The Dual Themes “Faith-Perseverance” and “Unbelief-Shrinking Back” in the Warning Passages of the Epistle to the Hebrews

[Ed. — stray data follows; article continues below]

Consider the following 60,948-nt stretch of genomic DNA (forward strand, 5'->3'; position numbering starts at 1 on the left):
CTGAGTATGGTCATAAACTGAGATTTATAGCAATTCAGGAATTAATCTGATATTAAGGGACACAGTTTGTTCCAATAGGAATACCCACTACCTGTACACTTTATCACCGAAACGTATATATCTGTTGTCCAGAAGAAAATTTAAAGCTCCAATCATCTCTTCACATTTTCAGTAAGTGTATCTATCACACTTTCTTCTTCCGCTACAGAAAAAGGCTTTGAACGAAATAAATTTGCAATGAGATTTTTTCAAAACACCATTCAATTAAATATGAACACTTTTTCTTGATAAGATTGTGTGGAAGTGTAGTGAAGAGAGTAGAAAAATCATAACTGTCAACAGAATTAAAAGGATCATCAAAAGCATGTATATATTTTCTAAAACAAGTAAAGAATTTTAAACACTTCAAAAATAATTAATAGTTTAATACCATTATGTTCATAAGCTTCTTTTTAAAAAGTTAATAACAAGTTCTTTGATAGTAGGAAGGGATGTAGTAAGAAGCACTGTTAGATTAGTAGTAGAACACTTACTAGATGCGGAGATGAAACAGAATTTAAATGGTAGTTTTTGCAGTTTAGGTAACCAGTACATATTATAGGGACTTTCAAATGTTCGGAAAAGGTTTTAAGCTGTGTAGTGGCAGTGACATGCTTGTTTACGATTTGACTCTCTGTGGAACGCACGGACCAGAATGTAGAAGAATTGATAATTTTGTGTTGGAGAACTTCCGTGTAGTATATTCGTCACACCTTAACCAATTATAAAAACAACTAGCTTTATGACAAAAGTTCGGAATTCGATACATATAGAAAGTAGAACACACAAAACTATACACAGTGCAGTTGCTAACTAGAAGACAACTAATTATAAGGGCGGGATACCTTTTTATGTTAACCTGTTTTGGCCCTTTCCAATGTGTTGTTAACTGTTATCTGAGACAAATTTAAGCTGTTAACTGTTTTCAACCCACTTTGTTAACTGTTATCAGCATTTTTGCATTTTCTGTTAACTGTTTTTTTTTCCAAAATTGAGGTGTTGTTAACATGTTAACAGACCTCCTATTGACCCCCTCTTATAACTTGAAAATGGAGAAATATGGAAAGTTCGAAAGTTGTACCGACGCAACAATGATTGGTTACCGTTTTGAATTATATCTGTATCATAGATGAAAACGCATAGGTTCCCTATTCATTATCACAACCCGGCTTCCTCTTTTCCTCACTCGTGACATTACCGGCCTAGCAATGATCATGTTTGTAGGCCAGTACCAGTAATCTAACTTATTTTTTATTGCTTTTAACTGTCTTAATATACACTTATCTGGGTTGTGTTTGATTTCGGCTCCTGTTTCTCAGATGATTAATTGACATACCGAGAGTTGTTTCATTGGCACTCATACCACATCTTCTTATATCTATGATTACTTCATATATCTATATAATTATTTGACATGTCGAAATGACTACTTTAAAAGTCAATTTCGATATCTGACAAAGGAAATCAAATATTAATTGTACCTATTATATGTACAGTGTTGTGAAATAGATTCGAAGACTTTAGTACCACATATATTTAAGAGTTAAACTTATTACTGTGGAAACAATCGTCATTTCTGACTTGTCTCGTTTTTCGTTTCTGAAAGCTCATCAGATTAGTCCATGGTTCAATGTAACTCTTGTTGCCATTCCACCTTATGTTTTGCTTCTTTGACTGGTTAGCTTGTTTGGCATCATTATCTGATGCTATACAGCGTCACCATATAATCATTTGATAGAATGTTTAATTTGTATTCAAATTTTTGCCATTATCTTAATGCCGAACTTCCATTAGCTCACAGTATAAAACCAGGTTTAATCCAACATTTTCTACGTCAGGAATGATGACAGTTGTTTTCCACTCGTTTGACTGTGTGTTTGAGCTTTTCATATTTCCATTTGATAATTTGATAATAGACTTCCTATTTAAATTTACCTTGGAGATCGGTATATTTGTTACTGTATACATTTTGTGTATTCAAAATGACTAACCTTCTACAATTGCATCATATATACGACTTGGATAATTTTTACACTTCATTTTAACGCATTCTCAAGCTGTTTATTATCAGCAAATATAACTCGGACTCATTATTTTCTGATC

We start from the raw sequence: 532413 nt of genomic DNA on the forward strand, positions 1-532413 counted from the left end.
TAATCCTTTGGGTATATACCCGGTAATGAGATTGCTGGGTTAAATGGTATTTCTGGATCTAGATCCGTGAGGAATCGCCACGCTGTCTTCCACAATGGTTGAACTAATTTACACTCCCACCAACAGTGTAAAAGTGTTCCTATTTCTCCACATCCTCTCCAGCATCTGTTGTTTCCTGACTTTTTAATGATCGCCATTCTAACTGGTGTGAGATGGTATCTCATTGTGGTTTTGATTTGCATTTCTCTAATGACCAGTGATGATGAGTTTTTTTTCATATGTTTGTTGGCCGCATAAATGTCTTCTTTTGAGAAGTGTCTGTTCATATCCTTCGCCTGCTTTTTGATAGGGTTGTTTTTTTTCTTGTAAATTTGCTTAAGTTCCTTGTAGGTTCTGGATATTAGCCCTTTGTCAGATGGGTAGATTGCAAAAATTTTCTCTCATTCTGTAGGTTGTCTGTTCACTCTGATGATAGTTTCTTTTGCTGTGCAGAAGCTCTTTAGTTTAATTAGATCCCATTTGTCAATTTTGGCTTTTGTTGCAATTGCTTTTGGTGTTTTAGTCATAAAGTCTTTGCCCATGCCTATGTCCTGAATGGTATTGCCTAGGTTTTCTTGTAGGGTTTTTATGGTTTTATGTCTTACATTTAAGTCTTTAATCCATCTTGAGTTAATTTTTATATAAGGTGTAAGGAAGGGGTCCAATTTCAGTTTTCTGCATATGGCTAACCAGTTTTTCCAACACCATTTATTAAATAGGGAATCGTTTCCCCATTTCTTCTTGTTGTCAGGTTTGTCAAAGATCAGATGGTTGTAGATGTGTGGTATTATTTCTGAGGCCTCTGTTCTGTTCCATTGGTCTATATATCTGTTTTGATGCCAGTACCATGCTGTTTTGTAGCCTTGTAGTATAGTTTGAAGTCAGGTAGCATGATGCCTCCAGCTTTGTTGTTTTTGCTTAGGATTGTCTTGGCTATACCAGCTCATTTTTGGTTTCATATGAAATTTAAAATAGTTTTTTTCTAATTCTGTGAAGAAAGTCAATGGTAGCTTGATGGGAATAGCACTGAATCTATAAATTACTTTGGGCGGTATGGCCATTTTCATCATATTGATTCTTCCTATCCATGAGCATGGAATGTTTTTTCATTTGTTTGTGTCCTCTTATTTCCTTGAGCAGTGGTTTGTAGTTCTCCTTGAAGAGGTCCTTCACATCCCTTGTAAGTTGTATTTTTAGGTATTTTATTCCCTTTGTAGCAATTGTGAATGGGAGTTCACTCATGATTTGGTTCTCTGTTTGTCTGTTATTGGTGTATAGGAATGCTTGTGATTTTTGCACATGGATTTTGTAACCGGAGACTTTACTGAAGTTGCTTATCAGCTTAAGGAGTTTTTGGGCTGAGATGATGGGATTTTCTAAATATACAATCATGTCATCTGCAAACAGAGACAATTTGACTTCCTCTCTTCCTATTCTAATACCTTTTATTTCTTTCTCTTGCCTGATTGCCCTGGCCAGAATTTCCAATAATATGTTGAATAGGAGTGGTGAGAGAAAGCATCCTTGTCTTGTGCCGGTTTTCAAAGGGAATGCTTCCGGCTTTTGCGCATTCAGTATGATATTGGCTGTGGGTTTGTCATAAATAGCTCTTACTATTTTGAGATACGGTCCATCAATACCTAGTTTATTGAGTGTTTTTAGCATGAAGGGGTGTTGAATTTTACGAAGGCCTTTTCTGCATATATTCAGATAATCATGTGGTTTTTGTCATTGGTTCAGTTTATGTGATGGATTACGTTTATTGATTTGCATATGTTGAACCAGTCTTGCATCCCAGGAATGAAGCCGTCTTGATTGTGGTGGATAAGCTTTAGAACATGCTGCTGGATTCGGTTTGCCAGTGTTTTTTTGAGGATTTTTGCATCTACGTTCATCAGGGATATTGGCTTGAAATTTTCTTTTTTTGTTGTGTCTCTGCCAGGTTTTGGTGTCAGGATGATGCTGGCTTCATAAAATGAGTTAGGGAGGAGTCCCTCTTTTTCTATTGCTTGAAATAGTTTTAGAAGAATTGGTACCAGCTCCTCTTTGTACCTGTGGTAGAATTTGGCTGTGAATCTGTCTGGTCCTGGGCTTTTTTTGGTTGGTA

The community that the author of Hebrews is addressing has become “lazy/sluggish”, “dull in understanding” and need to be taught again the basic elements of the faith. Their current state could lead them to apostasy from the faith; in fact, some are neglecting assembling together or already have, and it is possible that a discussion on the issue related to a second repentance was going on within the church. Despite the discouraging situation of spiritual laziness among his recipients, the author encourages them to press on to maturity because he still believes that they can remediate their situation. Crucial to their spiritual health is the understanding that the Mosaic Law and cult cannot lead to perfection nor can it take away sins. Rather, it is through Jesus, the Son of God and great high priest (and King/Lord) that they have free access to God and holiness, as long as they hold fast to the confession. Therefore, what the addressees need is both faith and perseverance if they wish to avoid God’s disapproval. It is this “parenetical” aspect of the Letter, also known as the “warning passages”, that will be the focus of this paper, which, with several scholars, I will identify as 2.1-4, 3.7-4.13, 5.11-6.12, 10.19-39, and 12.14-29. I suggest that in spite of the unique nature of each exhortation, these five warning passages share one central pa?a???s?? aiming to place its readers vis-à-vis only two possible paths: “faith-perseverance” or “unbelief-shrinking back”. In order to create this effect on his addressees through these warnings, I argue that the author does so mainly in two ways: (1) by constantly alternating between positive and negative concepts throughout each warning, especially with regard to "exhortations" and "consequences"; (2) by means of three explicit quotations from the Septuagint (Haggai 2.6; Psalm 94[95MT]7b-11; Habakkuk 2.3b-4;) that he reworks in order to combine condemnation and salvation, and eschatology and present. Thus, with such juggling and creativity, the author of the Epistle to the Hebrews manages to reach his audience and to bring them into understanding that the nature of the salvation they were offered and have experienced posed both greater privilege and greater danger; hence a carefully written Letter continually urging a decisive response from its recipients.